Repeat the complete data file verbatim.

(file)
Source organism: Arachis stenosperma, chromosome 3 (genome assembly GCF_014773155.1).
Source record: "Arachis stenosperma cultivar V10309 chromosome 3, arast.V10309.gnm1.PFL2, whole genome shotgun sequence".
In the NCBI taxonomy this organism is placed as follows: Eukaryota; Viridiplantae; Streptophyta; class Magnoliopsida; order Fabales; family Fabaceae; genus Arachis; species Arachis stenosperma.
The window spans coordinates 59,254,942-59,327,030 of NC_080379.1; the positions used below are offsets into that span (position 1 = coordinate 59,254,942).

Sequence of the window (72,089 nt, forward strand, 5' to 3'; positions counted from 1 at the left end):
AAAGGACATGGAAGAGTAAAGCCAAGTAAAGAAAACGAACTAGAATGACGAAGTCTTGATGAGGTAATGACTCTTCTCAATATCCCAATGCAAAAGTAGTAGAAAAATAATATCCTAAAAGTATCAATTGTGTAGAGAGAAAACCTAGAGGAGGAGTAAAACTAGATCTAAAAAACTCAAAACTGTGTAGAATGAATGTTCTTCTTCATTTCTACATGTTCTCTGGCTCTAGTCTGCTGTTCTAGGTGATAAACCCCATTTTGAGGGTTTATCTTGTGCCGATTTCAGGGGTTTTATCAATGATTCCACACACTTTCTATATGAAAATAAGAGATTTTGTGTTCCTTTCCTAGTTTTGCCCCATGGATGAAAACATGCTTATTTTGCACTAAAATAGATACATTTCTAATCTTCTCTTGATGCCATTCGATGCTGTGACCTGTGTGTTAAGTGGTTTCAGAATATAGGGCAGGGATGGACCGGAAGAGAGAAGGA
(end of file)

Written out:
Source organism: Arachis stenosperma, chromosome 3 (genome assembly GCF_014773155.1).
Source record: "Arachis stenosperma cultivar V10309 chromosome 3, arast.V10309.gnm1.PFL2, whole genome shotgun sequence".
In the NCBI taxonomy this organism is placed as follows: Eukaryota; Viridiplantae; Streptophyta; class Magnoliopsida; order Fabales; family Fabaceae; genus Arachis; species Arachis stenosperma.
The window spans coordinates 59,254,942-59,327,030 of NC_080379.1; the positions used below are offsets into that span (position 1 = coordinate 59,254,942).

Sequence of the window (72,089 nt, forward strand, 5' to 3'; positions counted from 1 at the left end):
AAAGGACATGGAAGAGTAAAGCCAAGTAAAGAAAACGAACTAGAATGACGAAGTCTTGATGAGGTAATGACTCTTCTCAATATCCCAATGCAAAAGTAGTAGAAAAATAATATCCTAAAAGTATCAATTGTGTAGAGAGAAAACCTAGAGGAGGAGTAAAACTAGATCTAAAAAACTCAAAACTGTGTAGAATGAATGTTCTTCTTCATTTCTACATGTTCTCTGGCTCTAGTCTGCTGTTCTAGGTGATAAACCCCATTTTGAGGGTTTATCTTGTGCCGATTTCAGGGGTTTTATCAATGATTCCACACACTTTCTATATGAAAATAAGAGATTTTGTGTTCCTTTCCTAGTTTTGCCCCATGGATGAAAACATGCTTATTTTGCACTAAAATAGATACATTTCTAATCTTCTCTTGATGCCATTCGATGCTGTGACCTGTGTGTTAAGTGGTTTCAGAATATAGGGCAGGGATGGACCGGAAGAGAGAAGGA